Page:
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Ontario expands booster doses to children 5 to 11 ahead of rise in infections


Children between the ages of five and 11 in Ontario will be eligible as of Thursday for a COVID-19 booster shot as officials gear up for a rise in infections this fall.

The announcement was made by Ontario’s Chief Medical Officer of Health on Wednesday afternoon.

Parents and caregivers can book appointments for a  pediatric booster dose as of 8 a.m. on Sept. 1 through the provincial portal or through their public health units, health-care providers or at participating pharmacies.

The booster should be administered at least six months after the most recent dose.

Health Canada approved a Pfizer COVID-19 vaccine booster for this age group earlier this month.

“Staying up to date on COVID-19 vaccinations and boosters is still the best tool to keep people healthy and out of hospitals, and to ensure Ontario’s economy stays open,” Deputy Premier and Minister of Health Sylvia Jones said in a news release issued Wednesday.

“Expanding access to boosters for ages five to 11 will give parents more opportunities to protect themselves, their families and their communities this fall as kids go back to school and as people are spending more time indoors.”

As for older residents, the Ontario government expanded fourth-dose eligibility to all adults in July as well.

Speaking with reporters on Wednesday, Dr. Kieran Moore said that Ontario is still living in the seventh wave of the pandemic. While infections appear to have plateaued, COVID-19 remains within the community.

“We're seeing some improvement and we need to turn our attention to move forward and being prepared for what the fall and winter is likely to bring. We know that COVID-19 will continue to evolve and circulate in the community and that other respiratory viruses, including the flu, begin circulating, but we know how to protect ourselves and prevent serious severe illness.”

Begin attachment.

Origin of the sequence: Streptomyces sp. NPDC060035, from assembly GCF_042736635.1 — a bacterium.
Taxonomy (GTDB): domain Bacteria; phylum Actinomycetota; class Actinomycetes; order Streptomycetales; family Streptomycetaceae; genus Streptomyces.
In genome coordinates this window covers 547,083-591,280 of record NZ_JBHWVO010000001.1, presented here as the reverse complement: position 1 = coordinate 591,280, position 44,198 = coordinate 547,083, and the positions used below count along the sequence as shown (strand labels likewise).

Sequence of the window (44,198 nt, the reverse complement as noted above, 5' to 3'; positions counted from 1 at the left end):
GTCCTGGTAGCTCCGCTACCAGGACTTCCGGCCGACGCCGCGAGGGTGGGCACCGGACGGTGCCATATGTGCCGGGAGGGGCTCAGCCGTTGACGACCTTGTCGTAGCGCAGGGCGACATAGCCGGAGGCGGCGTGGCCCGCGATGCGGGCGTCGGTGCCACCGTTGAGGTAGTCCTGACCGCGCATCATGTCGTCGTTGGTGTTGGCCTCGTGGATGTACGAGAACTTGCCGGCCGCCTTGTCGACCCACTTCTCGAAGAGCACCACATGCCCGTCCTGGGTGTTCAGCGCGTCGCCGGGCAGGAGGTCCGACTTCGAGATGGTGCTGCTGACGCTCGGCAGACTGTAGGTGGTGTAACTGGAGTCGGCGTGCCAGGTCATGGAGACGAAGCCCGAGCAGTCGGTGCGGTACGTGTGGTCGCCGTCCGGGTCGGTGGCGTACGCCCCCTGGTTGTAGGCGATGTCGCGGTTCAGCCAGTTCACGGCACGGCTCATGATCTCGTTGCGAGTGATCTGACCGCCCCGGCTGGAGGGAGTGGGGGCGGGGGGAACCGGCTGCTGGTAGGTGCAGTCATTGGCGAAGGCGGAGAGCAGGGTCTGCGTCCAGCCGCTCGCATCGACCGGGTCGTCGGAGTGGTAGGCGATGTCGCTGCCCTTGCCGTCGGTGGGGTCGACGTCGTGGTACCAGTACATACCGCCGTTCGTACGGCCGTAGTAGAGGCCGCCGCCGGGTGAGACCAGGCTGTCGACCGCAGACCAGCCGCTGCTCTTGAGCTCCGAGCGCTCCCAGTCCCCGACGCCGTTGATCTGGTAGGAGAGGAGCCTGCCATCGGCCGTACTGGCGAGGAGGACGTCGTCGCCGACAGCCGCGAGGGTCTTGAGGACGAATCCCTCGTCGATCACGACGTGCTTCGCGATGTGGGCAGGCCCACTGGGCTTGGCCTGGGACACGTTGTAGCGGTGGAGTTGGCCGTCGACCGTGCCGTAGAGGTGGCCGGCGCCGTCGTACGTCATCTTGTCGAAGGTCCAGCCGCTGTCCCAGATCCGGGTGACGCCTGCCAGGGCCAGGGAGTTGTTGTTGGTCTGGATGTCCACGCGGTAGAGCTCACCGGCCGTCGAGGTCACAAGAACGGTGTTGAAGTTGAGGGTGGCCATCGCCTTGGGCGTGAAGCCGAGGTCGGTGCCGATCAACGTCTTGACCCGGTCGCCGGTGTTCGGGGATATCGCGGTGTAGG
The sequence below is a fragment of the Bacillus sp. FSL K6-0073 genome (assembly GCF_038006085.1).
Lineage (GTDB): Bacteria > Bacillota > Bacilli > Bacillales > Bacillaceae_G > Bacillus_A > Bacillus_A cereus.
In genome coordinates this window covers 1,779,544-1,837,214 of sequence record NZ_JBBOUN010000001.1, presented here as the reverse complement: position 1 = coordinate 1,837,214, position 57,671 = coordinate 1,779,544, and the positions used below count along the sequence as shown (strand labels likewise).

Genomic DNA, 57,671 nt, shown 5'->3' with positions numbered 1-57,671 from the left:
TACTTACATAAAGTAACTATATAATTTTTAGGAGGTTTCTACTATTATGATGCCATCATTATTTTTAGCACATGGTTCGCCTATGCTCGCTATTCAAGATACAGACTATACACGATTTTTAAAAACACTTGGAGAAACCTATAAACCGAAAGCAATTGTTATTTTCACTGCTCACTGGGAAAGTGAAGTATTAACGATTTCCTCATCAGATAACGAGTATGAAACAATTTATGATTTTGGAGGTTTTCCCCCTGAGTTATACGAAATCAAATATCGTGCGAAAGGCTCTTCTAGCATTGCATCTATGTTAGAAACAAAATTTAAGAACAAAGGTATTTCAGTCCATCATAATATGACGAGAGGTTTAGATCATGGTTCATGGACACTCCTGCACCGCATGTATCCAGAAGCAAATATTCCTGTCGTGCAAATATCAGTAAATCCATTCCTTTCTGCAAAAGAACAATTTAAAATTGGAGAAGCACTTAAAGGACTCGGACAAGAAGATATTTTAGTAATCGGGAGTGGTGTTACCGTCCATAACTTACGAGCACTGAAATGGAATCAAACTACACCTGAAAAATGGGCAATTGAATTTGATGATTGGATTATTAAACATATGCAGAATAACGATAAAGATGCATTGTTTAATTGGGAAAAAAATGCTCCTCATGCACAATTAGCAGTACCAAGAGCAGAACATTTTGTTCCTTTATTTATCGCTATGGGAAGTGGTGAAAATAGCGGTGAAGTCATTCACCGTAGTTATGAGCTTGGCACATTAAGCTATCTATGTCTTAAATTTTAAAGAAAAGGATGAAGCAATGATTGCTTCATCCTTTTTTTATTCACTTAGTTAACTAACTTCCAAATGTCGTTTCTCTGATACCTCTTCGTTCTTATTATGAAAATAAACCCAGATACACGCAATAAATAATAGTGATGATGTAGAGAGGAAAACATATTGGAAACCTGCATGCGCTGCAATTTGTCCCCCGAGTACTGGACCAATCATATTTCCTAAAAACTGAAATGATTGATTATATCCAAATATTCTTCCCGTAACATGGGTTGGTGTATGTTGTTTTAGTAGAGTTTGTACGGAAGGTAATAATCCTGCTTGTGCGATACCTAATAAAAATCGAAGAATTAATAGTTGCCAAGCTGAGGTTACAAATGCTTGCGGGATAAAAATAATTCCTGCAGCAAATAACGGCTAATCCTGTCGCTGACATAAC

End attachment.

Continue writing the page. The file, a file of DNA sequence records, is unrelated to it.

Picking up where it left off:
As part of this “all respiratory virus approach,” Moore also released updated isolation guidelines for the general public, saying that individuals who are ill no longer have to participate in a five-day self quarantine.

Instead, individuals are simply being urged to stay home when symptomatic. After 24 hours of being symptom free, individuals may return to work or school regardless of whether or not they test positive on a COVID-19 test.

These same individuals are being asked to wear a mask for 10 days once they emerge from their voluntary isolation.

Teenagers between the ages of 12 and 17 are already eligible for a booster dose while children under the age of five became eligible for their first vaccine shot in July.

All adults are eligible for their fourth COVID-19 dose; however Moore previously said that healthy adults may want to wait for a new vaccine that targets the Omicron subvariant.


Canada has purchased millions of doses of Moderna’s bivalent vaccine that targets the original COVID-19 strain in addition to the Omicron variant; however Health Canada’s approval is still needed before they are rolled out to provinces and territories.

On Wednesday, Moore said that he expects the new vaccine to be available in the “coming weeks and months.”

“It'll start with a high-risk strategy at first but then be made available to the public,” he said.

“I'm anxiously anticipating the Health Canada approval of the product and to be able to review (the National Advisory Committee on Immunization’s) recommendations on the product and then be able to distribute it to our immunization partners.”

He said he anticipates getting a limited amount of doses at first for high-risk communities and seniors. He said that adults may want to “reflect” on when their last doses were when making the decision to get a fourth dose now or to wait for the bivalent vaccine.

After six months immunity for COVID-19 begins to wane, Moore said.

“The longer you wait, the more I would consider getting that second booster so that you stay protected especially as we head into I think what's going to be a complex winter with multiple viruses circulating.” Top Stories

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